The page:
"Strange! that you should not have suspected years ago--centuries, ages, eons, ago! --for you have existed, companionless, through all the eternities. Strange, indeed, that you should not have suspected that your universe and its contents were only dreams, visions, fiction! Strange, because they are so frankly and hysterically insane--like all dreams: a God who could make good children as easily as bad, yet preferred to make bad ones; who could have made every one of them happy, yet never made a single happy one; who made them prize their bitter life, yet stingily cut it short; who gave his angels eternal happiness unearned, yet required his other children to earn it; who gave his angels painless lives, yet cursed his other children with biting miseries and maladies of mind and body; who mouths justice and invented hell--mouths mercy and invented hell--mouths Golden Rules, and forgiveness multiplied by seventy times seven, and invented hell; who mouths morals to other people and has none himself; who frowns upon crimes, yet commits them all; who created man without invitation, then tries to shuffle the responsibility for man's acts upon man, instead of honorably placing it where it belongs, upon himself; and finally, with altogether divine obtuseness, invites this poor, abused slave to worship him!...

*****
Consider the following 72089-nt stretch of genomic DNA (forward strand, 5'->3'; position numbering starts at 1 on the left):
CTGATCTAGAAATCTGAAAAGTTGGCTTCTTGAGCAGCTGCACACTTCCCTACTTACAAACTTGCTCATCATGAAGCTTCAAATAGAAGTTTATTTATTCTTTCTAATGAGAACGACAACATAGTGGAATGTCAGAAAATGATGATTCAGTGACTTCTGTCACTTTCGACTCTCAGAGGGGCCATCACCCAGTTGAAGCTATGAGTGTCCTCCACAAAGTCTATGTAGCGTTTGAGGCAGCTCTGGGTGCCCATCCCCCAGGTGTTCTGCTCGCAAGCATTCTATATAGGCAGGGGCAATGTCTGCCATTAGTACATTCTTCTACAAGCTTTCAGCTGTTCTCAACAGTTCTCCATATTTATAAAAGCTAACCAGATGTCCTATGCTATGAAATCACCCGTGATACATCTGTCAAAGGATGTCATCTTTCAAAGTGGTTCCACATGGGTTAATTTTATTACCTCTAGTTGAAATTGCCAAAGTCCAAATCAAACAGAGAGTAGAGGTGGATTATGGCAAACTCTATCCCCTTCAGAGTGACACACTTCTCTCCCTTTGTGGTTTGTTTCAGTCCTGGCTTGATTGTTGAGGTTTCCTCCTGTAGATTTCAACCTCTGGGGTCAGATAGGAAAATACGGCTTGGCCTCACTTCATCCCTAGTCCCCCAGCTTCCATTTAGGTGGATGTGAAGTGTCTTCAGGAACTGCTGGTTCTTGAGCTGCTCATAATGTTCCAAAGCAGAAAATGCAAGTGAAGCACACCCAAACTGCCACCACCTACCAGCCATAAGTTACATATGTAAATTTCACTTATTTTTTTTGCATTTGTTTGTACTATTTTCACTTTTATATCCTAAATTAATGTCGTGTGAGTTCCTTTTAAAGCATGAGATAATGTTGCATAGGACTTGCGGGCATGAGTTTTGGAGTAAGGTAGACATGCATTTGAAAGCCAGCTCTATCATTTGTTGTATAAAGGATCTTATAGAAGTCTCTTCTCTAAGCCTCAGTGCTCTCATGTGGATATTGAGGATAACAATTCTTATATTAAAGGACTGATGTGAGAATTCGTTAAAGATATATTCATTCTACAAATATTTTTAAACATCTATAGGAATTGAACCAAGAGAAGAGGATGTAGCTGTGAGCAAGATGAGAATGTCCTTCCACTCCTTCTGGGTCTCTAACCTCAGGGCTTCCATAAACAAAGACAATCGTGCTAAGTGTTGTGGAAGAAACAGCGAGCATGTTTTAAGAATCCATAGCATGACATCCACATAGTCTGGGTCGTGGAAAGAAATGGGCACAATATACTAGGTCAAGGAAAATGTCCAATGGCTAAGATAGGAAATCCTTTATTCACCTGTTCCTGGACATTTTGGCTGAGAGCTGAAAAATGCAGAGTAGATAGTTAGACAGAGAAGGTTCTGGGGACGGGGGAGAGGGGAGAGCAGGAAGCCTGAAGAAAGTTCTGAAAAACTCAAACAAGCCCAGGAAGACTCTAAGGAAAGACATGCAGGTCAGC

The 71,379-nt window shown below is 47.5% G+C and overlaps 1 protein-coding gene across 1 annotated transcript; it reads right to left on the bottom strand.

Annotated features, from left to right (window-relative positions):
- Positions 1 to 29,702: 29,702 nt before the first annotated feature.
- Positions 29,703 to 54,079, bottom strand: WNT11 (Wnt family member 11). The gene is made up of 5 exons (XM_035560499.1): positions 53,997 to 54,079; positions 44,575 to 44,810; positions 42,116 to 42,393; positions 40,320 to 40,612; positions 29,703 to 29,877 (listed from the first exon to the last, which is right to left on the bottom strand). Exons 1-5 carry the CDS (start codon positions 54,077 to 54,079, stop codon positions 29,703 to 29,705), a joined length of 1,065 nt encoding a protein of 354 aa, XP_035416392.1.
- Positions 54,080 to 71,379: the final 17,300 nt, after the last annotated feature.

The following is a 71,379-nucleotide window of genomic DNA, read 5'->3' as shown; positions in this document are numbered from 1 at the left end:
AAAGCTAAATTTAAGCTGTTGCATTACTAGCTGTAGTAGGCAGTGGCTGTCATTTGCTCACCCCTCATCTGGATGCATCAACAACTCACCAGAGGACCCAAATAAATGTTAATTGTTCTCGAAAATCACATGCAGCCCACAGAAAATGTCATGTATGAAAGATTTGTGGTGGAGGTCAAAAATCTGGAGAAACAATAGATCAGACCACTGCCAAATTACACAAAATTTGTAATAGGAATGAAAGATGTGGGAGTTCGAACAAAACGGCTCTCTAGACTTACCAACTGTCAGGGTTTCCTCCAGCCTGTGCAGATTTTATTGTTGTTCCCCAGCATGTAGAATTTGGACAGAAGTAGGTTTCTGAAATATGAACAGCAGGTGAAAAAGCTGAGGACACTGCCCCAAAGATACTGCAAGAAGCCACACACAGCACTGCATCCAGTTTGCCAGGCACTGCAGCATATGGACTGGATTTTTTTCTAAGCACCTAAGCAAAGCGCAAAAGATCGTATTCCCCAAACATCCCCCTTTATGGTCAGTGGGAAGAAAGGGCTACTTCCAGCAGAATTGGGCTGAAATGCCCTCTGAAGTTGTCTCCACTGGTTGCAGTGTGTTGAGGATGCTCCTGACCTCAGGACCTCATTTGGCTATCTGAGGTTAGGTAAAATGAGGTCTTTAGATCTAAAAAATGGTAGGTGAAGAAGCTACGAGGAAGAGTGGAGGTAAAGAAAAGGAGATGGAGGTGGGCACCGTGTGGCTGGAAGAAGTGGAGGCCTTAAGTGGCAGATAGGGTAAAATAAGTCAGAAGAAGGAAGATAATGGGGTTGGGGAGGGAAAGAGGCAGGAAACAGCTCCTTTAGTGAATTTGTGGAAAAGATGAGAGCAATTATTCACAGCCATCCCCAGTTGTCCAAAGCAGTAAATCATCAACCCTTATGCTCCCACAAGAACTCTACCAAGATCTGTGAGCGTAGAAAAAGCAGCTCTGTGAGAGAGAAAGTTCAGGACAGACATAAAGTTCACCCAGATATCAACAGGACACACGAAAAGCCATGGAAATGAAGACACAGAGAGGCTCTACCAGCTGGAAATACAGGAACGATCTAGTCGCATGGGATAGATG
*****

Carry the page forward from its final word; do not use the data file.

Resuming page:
"You perceive, now, that these things are all impossible except in a dream. You perceive that they are pure and puerile insanities, the silly creations of an imagination that is not conscious of its freaks--in a word, that they are a dream, and you the maker of it. The dream-marks are all present; you should have recognized them earlier.